As in 2010—when Erdogan called a deadly accident at the Karodan mine in Zonguldak an act of “fate”—officials are arrogantly insisting that mass carnage must be accepted as an inevitable fact of life. In reality, miners are driven by economic necessity to work for companies that treat them and their safety with contempt, putting profits ahead of lives.
After his remarks, inhabitants of the city surrounded Erdogan, denouncing him as a murderer and demanding that he resign, while others attacked and ransacked the local AKP office. Protesters also booed the CHP’s Kilicdaroglu, blocking him from entering the mine.
Erdogan’s bodyguards removed his official car’s 0002 license plate and tried to hide the prime minister in a supermarket, while detachments of riot police brought into the city assaulted the mourning families and townspeople.
One widely circulated photo from Soma showed Erdogan’s advisor Yusuf Yerkel kicking a protester being held down by riot police. Asked about it later, Yerkel defended his actions, arguing that the man was a “leftist militant.”
Protests spread to other cities in Turkey, including Istanbul and the capital, Ankara. In Ankara, riot police attacked students from the Middle East Technical University (ODTU) with tear gas and water cannon to prevent them from marching on the Energy Ministry. A standoff continued into the evening at the university, as police continued to block the exit.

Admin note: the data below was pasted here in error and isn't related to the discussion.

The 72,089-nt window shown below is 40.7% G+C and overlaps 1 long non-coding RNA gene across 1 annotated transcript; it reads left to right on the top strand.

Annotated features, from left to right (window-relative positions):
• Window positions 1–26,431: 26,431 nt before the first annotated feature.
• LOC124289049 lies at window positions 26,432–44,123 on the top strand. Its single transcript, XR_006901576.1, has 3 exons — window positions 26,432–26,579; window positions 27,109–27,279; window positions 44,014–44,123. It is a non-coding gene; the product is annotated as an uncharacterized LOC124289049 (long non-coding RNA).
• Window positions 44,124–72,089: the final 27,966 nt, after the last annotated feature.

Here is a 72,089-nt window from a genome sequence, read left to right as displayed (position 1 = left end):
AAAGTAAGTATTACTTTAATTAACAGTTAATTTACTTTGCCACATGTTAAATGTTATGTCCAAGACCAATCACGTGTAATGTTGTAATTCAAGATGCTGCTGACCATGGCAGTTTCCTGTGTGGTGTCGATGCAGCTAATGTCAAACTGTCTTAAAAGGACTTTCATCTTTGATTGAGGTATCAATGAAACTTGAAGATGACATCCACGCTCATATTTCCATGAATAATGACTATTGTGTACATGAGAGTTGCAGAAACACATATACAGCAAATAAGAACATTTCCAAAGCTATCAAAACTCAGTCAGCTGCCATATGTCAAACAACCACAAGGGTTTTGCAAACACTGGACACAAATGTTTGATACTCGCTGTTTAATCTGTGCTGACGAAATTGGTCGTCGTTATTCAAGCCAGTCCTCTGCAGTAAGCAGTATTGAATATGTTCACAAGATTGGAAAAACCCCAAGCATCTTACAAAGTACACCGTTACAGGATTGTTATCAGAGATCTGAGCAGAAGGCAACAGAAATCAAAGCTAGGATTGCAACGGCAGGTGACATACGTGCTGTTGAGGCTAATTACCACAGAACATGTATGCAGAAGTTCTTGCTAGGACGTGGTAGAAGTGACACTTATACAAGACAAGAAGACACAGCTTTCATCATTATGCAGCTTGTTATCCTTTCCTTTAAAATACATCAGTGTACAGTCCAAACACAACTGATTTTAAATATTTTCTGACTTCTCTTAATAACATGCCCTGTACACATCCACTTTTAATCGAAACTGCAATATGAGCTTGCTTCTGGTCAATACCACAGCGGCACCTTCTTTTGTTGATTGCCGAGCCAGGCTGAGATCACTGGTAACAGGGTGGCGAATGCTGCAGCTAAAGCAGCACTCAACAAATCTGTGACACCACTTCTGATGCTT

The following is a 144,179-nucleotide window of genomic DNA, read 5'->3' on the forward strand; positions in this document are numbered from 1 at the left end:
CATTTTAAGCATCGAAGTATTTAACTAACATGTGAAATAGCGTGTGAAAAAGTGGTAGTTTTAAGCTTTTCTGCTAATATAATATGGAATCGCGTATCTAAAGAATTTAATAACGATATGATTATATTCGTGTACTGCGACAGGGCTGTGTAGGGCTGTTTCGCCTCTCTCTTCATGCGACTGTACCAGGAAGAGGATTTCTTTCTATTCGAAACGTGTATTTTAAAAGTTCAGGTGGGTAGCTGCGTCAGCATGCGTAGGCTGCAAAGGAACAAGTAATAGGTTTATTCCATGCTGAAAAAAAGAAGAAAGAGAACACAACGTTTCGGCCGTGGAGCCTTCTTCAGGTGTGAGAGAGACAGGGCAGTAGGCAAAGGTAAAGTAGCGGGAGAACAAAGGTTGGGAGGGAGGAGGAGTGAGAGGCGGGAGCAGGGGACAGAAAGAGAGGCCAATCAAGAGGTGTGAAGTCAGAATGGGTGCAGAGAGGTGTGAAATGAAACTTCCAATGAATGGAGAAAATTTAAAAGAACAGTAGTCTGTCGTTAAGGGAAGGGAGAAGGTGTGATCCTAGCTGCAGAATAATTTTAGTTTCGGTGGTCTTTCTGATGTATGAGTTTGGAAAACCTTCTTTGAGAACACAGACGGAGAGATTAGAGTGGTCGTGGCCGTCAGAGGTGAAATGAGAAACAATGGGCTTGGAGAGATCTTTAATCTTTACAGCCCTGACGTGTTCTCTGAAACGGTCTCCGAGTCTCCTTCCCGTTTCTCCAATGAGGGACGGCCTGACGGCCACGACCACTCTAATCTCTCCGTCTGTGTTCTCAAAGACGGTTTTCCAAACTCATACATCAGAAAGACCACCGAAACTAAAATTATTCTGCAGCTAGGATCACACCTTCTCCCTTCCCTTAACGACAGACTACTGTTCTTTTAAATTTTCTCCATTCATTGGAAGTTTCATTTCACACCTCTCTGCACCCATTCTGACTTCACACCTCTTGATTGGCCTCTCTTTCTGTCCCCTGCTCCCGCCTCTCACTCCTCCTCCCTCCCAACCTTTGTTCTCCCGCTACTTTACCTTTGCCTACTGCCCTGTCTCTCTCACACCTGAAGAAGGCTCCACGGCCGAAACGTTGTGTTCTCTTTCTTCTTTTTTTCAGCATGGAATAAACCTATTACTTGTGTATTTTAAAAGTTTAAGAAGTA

Police also fired tear gas and deployed a water cannon to block a protest marching through downtown Ankara.
In Istanbul, police attacked thousands of protesters chanting “Government resign” on Taksim Square, the site of mass anti-government protests by urban youth last year. There were also protests outside the headquarters of Soma Holdings in Istanbul, where youth drew graffiti branding the building as a “murderers’ nest.”
The central fear of the Erdogan regime and of the entire political establishment in Turkey is that mass outrage over the Soma catastrophe could provoke an uprising of the working class, as occurred in Egypt in the revolutionary movement that toppled US-backed dictator Hosni Mubarak in 2011.
The Erdogan regime is unpopular and increasingly discredited by its brutal response to the Taksim Square protests last year, allegations of high-level corruption, and, above all, its complicity in the US-led proxy war against neighboring Syria, which is overwhelmingly opposed by the Turkish people. After leaked recordings emerged of internal discussions of corrupt deals by Erdogan and his top associates, and a conspiracy by Turkish intelligence officers to provoke a war with Syria, the regime blocked access to YouTube and social media sites in Turkey.
Sections of Turkey’s union bureaucracy are trying to organize toothless protests to divert and suppress working class opposition to the Erdogan regime. The Confederation of Progressive Trade Unions (DISK), the Confederation of Public Sector Trade Unions (KESK), and the Chamber of Architects and Engineers (TMMOB) called for a work stoppage and three minutes of silence at 9am today. They also asked their members to wear black as a symbol of mourning.